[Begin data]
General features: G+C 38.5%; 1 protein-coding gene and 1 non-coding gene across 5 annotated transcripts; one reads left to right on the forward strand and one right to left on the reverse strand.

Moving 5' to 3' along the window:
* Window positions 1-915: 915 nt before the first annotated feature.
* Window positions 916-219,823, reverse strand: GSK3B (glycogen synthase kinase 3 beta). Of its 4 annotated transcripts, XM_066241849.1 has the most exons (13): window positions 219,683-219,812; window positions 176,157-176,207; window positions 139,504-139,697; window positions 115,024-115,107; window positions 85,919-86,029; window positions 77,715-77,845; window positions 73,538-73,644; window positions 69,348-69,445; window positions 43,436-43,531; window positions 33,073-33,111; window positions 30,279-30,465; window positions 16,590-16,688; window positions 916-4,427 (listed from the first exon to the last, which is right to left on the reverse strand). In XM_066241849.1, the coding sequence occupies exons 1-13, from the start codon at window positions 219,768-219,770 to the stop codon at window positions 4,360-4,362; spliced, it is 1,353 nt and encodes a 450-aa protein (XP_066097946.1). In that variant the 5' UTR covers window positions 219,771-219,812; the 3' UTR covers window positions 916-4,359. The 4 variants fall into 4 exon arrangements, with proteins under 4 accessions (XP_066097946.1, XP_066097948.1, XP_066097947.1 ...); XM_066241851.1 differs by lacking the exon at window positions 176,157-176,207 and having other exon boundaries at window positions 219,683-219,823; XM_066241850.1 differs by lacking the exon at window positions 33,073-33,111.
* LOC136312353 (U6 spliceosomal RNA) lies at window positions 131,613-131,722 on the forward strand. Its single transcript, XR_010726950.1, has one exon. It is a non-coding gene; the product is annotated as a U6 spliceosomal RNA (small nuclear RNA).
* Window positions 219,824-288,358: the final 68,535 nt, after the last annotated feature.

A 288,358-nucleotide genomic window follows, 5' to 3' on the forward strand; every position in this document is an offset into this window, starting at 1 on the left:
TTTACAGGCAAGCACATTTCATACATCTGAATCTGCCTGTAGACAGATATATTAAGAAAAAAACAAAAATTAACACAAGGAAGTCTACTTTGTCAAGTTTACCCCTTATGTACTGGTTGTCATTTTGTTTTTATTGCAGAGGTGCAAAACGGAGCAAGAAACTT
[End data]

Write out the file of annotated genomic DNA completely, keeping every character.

General features: G+C 38.5%; 1 protein-coding gene and 1 non-coding gene across 5 annotated transcripts; one reads left to right on the forward strand and one right to left on the reverse strand.

Moving 5' to 3' along the window:
* Window positions 1-915: 915 nt before the first annotated feature.
* Window positions 916-219,823, reverse strand: GSK3B (glycogen synthase kinase 3 beta). Of its 4 annotated transcripts, XM_066241849.1 has the most exons (13): window positions 219,683-219,812; window positions 176,157-176,207; window positions 139,504-139,697; window positions 115,024-115,107; window positions 85,919-86,029; window positions 77,715-77,845; window positions 73,538-73,644; window positions 69,348-69,445; window positions 43,436-43,531; window positions 33,073-33,111; window positions 30,279-30,465; window positions 16,590-16,688; window positions 916-4,427 (listed from the first exon to the last, which is right to left on the reverse strand). In XM_066241849.1, the coding sequence occupies exons 1-13, from the start codon at window positions 219,768-219,770 to the stop codon at window positions 4,360-4,362; spliced, it is 1,353 nt and encodes a 450-aa protein (XP_066097946.1). In that variant the 5' UTR covers window positions 219,771-219,812; the 3' UTR covers window positions 916-4,359. The 4 variants fall into 4 exon arrangements, with proteins under 4 accessions (XP_066097946.1, XP_066097948.1, XP_066097947.1 ...); XM_066241851.1 differs by lacking the exon at window positions 176,157-176,207 and having other exon boundaries at window positions 219,683-219,823; XM_066241850.1 differs by lacking the exon at window positions 33,073-33,111.
* LOC136312353 (U6 spliceosomal RNA) lies at window positions 131,613-131,722 on the forward strand. Its single transcript, XR_010726950.1, has one exon. It is a non-coding gene; the product is annotated as a U6 spliceosomal RNA (small nuclear RNA).
* Window positions 219,824-288,358: the final 68,535 nt, after the last annotated feature.

A 288,358-nucleotide genomic window follows, 5' to 3' on the forward strand; every position in this document is an offset into this window, starting at 1 on the left:
TTTACAGGCAAGCACATTTCATACATCTGAATCTGCCTGTAGACAGATATATTAAGAAAAAAACAAAAATTAACACAAGGAAGTCTACTTTGTCAAGTTTACCCCTTATGTACTGGTTGTCATTTTGTTTTTATTGCAGAGGTGCAAAACGGAGCAAGAAACTT